In a chemical reaction, oxidation always occurs with an accompanying reduction reaction. The oxidation reaction and the reduction are in fact referred to as half reactions because they together form a full reaction.
Oxidation-reduction reactions are more commonly referred to as redox reactions. One view of redox reactions, which is the earliest, is in terms of oxygen transfer: oxidation is the gain of oxygen, while reduction is loss of oxygen. For example, in the combustion of hydrogen, oxygen is reduced because it loses one oxygen atom, and hydrogen is oxidized because it gains an oxygen atom, forming water.
An alternative view of redox reactions is in terms of gain and loss of hydrogen: oxidation is the loss of hydrogen, while reduction is the gain of hydrogen. For example, in the complete combustion of methane, carbon is oxidized because it loses four hydrogen atoms, and oxygen is reduced because it gains two hydrogen atoms to form water.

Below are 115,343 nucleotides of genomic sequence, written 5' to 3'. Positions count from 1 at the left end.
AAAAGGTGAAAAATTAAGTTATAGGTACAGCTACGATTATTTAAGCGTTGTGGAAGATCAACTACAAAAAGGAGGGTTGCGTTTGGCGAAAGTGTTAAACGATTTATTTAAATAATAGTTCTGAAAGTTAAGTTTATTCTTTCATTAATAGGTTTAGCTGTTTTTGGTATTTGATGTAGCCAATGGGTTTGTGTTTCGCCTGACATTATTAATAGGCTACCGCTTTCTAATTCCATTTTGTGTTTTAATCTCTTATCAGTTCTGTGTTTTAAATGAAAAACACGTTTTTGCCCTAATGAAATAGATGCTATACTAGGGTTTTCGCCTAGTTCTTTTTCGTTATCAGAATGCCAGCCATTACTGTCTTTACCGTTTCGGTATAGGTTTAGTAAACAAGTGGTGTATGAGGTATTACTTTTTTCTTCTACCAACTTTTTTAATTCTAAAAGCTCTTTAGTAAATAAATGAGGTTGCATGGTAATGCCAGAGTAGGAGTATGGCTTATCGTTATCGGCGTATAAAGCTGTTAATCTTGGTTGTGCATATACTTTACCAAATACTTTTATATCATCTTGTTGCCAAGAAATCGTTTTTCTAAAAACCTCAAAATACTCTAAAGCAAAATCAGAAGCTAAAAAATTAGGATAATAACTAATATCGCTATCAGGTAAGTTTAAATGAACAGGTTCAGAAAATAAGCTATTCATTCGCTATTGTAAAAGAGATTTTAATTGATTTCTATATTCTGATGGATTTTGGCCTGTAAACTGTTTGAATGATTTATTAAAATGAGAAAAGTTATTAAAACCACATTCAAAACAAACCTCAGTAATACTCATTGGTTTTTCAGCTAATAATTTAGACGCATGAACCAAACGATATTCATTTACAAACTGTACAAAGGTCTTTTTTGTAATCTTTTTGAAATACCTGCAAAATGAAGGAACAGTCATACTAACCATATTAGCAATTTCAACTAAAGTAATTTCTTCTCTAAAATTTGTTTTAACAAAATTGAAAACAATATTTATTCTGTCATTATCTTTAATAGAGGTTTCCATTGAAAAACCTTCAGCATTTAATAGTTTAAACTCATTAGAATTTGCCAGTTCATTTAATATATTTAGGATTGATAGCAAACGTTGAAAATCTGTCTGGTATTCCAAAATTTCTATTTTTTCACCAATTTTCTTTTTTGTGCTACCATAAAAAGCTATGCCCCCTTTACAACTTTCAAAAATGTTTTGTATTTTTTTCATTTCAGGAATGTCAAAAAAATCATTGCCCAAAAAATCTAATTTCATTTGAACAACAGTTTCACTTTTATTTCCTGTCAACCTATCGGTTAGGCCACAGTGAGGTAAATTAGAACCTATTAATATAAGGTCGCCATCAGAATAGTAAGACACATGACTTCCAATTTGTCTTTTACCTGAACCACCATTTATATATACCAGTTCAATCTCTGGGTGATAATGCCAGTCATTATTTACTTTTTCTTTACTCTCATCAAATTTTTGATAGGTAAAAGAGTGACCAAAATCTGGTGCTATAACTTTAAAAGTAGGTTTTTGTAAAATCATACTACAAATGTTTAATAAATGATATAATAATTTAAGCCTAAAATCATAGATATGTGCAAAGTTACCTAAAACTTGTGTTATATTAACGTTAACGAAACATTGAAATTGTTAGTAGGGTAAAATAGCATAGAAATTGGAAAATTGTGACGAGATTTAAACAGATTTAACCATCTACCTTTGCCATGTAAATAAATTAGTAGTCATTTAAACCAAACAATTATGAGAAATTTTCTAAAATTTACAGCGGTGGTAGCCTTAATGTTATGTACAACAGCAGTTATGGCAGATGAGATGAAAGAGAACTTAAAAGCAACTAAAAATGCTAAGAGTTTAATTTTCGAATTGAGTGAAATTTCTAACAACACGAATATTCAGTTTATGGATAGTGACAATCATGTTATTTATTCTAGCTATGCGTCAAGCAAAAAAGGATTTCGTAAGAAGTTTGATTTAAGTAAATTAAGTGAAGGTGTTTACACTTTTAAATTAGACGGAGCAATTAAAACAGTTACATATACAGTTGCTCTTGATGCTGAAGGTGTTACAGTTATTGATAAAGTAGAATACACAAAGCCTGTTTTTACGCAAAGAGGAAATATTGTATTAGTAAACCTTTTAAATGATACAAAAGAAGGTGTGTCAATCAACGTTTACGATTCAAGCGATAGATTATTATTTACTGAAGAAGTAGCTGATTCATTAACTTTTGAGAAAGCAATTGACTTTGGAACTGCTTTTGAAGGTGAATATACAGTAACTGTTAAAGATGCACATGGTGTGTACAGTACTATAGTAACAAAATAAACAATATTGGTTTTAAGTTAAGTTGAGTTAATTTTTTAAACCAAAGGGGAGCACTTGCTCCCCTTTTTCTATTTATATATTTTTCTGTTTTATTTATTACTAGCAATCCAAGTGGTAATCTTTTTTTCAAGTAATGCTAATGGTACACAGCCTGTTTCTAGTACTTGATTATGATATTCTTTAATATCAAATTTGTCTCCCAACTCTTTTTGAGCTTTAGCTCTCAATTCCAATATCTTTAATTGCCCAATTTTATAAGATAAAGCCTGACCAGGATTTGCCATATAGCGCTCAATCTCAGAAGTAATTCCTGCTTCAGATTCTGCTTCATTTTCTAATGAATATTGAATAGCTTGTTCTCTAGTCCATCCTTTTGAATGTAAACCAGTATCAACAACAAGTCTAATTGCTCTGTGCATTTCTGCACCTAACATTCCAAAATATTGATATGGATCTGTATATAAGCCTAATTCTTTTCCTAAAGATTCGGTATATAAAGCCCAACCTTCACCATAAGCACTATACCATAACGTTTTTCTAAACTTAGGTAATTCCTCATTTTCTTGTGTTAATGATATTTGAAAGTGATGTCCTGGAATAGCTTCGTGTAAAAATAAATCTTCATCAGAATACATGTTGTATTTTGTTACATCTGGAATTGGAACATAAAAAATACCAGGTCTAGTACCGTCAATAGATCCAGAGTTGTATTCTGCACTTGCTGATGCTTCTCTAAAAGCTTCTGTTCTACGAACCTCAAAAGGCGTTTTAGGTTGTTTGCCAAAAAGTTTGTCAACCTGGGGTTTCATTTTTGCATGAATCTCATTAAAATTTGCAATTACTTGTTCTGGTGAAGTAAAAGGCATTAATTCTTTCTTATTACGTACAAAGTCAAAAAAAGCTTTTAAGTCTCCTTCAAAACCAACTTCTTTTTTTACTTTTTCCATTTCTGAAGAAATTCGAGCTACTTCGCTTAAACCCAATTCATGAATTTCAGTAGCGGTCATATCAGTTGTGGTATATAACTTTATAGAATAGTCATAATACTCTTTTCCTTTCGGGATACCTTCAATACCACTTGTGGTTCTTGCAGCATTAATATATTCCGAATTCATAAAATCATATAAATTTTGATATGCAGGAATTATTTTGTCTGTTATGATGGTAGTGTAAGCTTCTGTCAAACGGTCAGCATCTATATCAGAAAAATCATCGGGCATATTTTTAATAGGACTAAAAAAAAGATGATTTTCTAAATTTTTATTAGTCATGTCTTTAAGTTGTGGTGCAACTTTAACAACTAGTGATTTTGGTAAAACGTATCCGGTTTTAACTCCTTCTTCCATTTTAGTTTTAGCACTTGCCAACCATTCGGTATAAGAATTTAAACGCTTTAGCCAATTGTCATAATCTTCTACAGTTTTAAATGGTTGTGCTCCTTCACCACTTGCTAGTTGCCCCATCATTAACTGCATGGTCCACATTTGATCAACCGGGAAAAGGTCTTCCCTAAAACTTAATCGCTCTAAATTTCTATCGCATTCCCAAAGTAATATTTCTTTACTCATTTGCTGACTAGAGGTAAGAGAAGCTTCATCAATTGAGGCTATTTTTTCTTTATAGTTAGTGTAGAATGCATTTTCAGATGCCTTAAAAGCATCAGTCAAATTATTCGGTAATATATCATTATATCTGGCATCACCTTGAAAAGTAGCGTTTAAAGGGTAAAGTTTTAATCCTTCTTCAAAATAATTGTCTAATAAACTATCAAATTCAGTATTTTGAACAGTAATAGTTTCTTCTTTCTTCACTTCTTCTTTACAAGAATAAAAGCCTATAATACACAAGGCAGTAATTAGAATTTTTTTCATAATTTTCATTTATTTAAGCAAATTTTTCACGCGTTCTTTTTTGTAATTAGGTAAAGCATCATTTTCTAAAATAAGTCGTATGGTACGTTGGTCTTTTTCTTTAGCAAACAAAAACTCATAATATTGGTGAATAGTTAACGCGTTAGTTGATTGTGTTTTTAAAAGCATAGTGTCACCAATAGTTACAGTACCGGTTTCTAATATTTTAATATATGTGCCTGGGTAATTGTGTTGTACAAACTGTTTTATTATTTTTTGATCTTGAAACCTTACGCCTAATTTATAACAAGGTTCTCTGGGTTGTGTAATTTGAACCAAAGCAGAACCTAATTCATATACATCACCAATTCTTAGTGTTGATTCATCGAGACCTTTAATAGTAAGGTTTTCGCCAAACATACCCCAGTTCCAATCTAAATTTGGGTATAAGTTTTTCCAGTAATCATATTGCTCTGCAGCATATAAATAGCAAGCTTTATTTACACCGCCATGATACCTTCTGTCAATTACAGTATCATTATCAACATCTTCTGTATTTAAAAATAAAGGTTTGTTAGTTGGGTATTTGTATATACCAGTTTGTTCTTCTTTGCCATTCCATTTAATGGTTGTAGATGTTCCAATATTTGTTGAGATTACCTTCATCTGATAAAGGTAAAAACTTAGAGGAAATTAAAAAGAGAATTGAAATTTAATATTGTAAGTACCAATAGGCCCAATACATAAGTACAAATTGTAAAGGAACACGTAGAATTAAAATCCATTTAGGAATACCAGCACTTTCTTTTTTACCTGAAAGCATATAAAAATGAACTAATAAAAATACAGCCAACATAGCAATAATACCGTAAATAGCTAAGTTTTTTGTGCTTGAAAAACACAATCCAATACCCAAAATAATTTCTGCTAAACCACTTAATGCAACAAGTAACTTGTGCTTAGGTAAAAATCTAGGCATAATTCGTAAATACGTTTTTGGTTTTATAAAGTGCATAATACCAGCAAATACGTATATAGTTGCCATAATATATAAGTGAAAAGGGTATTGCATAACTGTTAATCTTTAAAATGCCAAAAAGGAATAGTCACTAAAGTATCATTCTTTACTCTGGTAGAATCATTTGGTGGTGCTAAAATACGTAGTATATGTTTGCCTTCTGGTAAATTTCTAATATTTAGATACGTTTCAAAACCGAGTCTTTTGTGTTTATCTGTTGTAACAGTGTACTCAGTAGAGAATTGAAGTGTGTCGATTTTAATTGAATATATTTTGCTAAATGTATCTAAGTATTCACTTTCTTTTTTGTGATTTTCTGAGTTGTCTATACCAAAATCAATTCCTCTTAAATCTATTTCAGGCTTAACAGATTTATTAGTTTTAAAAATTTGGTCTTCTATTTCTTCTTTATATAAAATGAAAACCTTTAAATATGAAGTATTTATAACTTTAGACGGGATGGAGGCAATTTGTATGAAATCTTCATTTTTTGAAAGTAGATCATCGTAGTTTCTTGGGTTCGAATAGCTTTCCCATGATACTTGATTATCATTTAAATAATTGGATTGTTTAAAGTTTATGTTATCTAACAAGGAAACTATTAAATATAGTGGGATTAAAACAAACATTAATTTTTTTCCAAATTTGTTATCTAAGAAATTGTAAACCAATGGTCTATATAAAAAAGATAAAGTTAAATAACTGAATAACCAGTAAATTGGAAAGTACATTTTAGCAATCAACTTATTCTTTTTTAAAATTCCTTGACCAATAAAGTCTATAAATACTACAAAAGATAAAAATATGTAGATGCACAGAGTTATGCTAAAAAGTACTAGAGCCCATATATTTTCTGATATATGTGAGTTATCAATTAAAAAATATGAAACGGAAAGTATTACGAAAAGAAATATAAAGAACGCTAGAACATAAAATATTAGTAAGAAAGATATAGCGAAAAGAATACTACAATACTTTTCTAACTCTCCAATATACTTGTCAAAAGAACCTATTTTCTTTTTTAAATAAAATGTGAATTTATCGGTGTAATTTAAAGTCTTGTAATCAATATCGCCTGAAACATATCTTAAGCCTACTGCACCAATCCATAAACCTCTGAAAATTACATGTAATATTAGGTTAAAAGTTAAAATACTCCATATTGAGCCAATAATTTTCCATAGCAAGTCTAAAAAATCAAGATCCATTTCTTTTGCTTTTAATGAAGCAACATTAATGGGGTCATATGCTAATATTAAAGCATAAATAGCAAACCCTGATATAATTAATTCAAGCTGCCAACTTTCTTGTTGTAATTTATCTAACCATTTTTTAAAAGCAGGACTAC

A more scientifically accepted view of redox reactions is in terms of loss and gain of electrons: oxidation is the loss of electrons, while reduction is the gain of electrons. For example, in the reaction between magnesium and chlorine, magnesium is oxidized because it loses two electrons, and chlorine is reduced because it gains two electrons.